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5 December 2013 11:26 am ,
Vol. 342 ,
An animal rights group known as the Nonhuman Rights Project filed lawsuits in three New York courts this week in an...
Researchers have been hot on the trail of the elusive Denisovans, a type of ancient human known only by their DNA and...
Thousands of scientists in the Russian Academy of Sciences (RAS) are about to lose their jobs as a result of the...
Dyslexia, a learning disability that hinders reading, hasn't been associated with deficits in vision, hearing, or...
Exotic, elusive, and dangerous, snakes have fascinated humankind for millennia. They can be hard to find, yet their...
Researchers have sequenced and analyzed the first two snake genomes, which represent two evolutionary extremes. The...
Snake venoms are remarkably complex mixtures that can stun or kill prey within minutes. But more and more researchers...
At age 30, Dutch biologist Freek Vonk has built up a respectable career as a snake scientist. But in his home country,...
- 5 December 2013 11:26 am , Vol. 342 , #6163
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ScienceShot: A Tornado's Path of Destruction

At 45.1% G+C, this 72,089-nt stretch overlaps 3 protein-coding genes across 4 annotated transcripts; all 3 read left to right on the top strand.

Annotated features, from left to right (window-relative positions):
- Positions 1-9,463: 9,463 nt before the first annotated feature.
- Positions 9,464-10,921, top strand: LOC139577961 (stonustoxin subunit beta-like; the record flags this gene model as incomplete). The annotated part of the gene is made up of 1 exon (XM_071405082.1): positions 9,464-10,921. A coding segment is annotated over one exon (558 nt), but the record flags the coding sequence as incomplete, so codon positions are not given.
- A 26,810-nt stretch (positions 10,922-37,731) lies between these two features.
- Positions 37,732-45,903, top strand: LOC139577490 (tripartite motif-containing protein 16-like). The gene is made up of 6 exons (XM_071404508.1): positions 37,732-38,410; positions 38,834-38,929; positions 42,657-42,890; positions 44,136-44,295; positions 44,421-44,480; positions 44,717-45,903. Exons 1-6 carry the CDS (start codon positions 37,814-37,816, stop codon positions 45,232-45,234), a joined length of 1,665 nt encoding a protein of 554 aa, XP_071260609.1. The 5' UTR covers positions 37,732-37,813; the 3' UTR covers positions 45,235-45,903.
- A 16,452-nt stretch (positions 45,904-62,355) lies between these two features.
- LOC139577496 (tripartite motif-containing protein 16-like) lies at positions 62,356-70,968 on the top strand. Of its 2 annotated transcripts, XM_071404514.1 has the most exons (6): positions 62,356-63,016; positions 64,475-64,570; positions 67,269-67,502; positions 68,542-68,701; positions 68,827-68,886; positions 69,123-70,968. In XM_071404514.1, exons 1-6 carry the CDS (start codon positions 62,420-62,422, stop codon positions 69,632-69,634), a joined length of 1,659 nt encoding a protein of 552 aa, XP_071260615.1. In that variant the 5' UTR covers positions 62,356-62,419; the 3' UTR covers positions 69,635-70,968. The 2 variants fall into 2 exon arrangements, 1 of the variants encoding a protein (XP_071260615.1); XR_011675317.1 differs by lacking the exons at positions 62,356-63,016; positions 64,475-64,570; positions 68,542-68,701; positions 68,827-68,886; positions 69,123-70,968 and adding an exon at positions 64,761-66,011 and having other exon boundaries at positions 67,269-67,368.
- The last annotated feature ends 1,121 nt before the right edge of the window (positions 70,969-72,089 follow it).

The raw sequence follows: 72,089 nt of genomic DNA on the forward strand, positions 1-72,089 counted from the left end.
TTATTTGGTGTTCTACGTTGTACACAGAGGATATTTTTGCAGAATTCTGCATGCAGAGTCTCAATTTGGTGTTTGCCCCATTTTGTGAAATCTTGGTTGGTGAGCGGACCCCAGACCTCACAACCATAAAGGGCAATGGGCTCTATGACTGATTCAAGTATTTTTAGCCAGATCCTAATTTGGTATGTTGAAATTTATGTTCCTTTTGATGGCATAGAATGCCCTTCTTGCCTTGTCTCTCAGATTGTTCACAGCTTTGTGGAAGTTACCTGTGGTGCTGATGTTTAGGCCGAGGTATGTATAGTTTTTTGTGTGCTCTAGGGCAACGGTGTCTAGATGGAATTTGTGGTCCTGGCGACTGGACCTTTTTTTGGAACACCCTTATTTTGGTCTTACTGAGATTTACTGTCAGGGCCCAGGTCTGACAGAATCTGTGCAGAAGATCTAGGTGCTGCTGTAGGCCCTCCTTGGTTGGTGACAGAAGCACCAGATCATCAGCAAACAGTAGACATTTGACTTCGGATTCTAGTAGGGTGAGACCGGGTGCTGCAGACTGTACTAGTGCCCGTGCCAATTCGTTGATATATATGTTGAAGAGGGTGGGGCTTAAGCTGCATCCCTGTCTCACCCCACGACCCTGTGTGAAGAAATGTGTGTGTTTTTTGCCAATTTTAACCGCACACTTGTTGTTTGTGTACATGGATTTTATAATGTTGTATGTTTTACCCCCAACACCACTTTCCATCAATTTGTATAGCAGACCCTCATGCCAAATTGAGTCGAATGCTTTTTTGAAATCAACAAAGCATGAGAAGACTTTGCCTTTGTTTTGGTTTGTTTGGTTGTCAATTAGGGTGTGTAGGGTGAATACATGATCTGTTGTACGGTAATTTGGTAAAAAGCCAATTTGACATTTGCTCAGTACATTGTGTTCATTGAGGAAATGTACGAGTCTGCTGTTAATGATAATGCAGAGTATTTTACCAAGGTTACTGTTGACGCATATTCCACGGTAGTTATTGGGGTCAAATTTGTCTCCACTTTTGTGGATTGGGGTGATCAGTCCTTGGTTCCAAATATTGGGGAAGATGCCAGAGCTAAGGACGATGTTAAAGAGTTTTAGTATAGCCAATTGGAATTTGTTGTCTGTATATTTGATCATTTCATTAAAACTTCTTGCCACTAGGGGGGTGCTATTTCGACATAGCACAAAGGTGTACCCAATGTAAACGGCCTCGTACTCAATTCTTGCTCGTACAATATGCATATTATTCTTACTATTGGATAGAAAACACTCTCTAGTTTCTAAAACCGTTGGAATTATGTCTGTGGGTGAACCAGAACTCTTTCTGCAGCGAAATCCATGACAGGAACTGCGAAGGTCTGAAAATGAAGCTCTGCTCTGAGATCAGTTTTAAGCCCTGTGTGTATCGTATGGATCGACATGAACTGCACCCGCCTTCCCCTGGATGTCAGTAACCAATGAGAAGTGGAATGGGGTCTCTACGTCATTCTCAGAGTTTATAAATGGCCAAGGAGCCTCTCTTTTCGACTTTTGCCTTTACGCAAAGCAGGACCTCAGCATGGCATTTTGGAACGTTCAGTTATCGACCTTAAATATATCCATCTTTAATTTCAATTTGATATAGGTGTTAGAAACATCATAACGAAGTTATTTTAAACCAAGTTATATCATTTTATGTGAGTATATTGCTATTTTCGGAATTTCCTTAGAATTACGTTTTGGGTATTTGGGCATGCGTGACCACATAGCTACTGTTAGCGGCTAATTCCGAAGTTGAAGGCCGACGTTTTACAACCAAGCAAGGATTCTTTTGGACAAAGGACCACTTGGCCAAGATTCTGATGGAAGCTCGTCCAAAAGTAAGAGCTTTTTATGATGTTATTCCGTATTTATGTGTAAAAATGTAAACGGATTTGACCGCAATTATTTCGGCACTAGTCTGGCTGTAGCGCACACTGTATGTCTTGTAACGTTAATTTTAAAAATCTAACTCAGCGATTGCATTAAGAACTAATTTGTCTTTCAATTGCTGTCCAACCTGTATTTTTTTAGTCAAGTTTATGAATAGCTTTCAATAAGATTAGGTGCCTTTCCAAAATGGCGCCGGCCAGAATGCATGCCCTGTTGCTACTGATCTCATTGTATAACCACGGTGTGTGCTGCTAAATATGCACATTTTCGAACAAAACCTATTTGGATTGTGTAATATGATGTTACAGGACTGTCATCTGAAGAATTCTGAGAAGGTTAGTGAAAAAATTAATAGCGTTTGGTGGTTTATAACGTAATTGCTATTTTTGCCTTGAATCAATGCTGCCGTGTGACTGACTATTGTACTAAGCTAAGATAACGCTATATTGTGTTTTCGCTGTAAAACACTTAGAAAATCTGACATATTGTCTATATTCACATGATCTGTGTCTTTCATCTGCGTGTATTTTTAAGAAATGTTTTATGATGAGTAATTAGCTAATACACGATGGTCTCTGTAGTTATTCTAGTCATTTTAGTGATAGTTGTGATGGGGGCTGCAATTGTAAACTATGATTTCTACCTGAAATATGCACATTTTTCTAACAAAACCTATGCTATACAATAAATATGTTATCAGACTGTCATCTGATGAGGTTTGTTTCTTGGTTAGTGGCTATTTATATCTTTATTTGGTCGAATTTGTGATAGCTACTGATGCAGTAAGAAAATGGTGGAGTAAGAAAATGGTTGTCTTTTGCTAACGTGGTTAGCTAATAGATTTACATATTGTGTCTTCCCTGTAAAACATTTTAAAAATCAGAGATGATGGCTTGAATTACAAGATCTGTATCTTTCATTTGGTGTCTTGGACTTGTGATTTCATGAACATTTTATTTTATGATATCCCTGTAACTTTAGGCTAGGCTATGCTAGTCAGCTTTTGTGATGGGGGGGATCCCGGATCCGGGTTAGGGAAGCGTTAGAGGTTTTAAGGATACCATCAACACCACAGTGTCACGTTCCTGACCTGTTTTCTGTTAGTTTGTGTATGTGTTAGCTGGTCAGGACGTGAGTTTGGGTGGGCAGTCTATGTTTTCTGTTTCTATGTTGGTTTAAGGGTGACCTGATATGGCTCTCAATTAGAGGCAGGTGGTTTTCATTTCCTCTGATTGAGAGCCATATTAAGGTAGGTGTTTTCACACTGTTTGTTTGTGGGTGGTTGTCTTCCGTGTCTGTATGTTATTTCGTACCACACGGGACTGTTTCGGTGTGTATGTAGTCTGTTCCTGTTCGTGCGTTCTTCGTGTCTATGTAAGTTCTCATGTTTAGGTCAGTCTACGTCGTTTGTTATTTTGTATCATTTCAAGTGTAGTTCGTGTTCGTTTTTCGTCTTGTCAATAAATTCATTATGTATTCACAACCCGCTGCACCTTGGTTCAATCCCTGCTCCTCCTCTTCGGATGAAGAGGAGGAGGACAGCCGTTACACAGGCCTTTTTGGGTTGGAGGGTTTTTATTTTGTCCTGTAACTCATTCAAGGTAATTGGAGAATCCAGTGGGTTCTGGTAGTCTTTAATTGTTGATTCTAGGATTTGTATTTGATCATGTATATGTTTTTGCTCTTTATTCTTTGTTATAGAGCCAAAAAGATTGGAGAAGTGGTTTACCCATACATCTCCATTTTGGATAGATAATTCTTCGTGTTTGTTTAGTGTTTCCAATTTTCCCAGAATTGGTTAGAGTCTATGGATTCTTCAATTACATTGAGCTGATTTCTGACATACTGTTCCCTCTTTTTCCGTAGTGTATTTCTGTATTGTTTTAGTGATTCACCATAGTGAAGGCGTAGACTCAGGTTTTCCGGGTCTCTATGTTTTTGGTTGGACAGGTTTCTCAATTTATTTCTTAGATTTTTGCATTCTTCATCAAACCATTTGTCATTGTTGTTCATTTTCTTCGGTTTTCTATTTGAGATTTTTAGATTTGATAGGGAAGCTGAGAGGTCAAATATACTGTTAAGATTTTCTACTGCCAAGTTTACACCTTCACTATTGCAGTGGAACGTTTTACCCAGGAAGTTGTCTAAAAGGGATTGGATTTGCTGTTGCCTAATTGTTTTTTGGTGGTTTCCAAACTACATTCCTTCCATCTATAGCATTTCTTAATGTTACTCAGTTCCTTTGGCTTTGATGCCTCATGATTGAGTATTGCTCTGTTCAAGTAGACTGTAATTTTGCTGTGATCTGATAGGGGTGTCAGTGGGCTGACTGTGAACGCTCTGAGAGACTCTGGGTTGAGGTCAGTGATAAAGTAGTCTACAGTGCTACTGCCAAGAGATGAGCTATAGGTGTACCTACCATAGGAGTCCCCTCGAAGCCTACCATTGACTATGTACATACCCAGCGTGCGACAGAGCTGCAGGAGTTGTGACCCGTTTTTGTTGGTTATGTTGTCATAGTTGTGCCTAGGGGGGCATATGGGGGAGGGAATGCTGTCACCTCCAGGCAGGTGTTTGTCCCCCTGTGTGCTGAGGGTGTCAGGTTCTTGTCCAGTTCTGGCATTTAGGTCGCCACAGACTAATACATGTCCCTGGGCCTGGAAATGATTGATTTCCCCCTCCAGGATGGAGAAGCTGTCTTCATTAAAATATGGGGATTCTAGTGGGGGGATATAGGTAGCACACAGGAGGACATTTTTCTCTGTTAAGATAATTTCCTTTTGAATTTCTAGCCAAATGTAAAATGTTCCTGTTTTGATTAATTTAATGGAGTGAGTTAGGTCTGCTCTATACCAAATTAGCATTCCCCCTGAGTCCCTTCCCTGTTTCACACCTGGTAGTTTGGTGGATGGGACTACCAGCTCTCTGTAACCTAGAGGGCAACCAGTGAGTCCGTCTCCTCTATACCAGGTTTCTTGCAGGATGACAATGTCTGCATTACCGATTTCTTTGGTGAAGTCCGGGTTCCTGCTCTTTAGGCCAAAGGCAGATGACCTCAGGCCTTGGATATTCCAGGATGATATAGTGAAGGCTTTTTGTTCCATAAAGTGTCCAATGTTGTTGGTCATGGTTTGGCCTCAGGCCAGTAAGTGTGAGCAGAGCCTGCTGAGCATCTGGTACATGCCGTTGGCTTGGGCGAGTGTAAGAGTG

13 June 2011 3:47 pm
The lengthy swath of destruction that a tornado plowed across Massachusetts earlier this month stands out starkly on satellite images. On 10 June, NASA released images from a Landsat satellite taken before (top) and after (bottom) the 1 June tornado carved a 63-kilometer (39-mile) path from Springfield to Sturbridge. In the image taken on 8 October, only cities, roads, and other signs of human development can be discerned. In the view taken 5 June, however, part of the light-colored corridor of twister damage, which at its widest measured about 800 meters across, can easily be recognized—largely because the peak winds of the EF3 tornado, which probably measured between 219 and 266 kilometers per hour, stripped trees bare of vegetation, increasing the contrast between the damaged landscape and the intact trees nearby. A full satellite view of the tornado damage hasn't been generated, because during the only Landsat pass over the area since the event the westernmost portion of the tornado's path was blocked by clouds (white blotch at upper left of bottom image).
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